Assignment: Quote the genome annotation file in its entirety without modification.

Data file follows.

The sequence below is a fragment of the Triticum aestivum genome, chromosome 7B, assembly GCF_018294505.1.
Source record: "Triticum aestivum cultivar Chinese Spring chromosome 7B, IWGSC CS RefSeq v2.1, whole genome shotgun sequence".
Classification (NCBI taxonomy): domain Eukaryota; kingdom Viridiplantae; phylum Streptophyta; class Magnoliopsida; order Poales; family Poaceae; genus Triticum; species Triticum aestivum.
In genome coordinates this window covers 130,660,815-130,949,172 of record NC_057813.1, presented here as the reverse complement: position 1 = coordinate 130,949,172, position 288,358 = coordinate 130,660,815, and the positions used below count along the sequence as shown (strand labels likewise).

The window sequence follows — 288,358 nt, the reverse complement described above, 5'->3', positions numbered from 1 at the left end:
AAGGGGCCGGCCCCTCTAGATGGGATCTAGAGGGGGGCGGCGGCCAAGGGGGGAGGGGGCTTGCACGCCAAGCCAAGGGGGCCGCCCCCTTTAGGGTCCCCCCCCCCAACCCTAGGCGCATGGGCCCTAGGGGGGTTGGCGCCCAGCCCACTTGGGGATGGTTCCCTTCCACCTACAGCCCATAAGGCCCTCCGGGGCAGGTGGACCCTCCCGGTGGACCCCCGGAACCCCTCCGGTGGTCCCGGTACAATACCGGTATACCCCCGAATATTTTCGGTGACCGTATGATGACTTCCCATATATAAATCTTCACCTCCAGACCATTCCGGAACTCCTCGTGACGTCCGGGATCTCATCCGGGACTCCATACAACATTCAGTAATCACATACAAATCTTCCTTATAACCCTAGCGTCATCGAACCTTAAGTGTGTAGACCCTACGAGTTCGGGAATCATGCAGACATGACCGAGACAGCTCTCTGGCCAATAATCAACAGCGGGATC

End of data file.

The sequence below is a fragment of the Triticum aestivum genome, chromosome 7B, assembly GCF_018294505.1.
Source record: "Triticum aestivum cultivar Chinese Spring chromosome 7B, IWGSC CS RefSeq v2.1, whole genome shotgun sequence".
Classification (NCBI taxonomy): domain Eukaryota; kingdom Viridiplantae; phylum Streptophyta; class Magnoliopsida; order Poales; family Poaceae; genus Triticum; species Triticum aestivum.
In genome coordinates this window covers 130,660,815-130,949,172 of record NC_057813.1, presented here as the reverse complement: position 1 = coordinate 130,949,172, position 288,358 = coordinate 130,660,815, and the positions used below count along the sequence as shown (strand labels likewise).

The window sequence follows — 288,358 nt, the reverse complement described above, 5'->3', positions numbered from 1 at the left end:
AAGGGGCCGGCCCCTCTAGATGGGATCTAGAGGGGGGCGGCGGCCAAGGGGGGAGGGGGCTTGCACGCCAAGCCAAGGGGGCCGCCCCCTTTAGGGTCCCCCCCCCCAACCCTAGGCGCATGGGCCCTAGGGGGGTTGGCGCCCAGCCCACTTGGGGATGGTTCCCTTCCACCTACAGCCCATAAGGCCCTCCGGGGCAGGTGGACCCTCCCGGTGGACCCCCGGAACCCCTCCGGTGGTCCCGGTACAATACCGGTATACCCCCGAATATTTTCGGTGACCGTATGATGACTTCCCATATATAAATCTTCACCTCCAGACCATTCCGGAACTCCTCGTGACGTCCGGGATCTCATCCGGGACTCCATACAACATTCAGTAATCACATACAAATCTTCCTTATAACCCTAGCGTCATCGAACCTTAAGTGTGTAGACCCTACGAGTTCGGGAATCATGCAGACATGACCGAGACAGCTCTCTGGCCAATAATCAACAGCGGGATC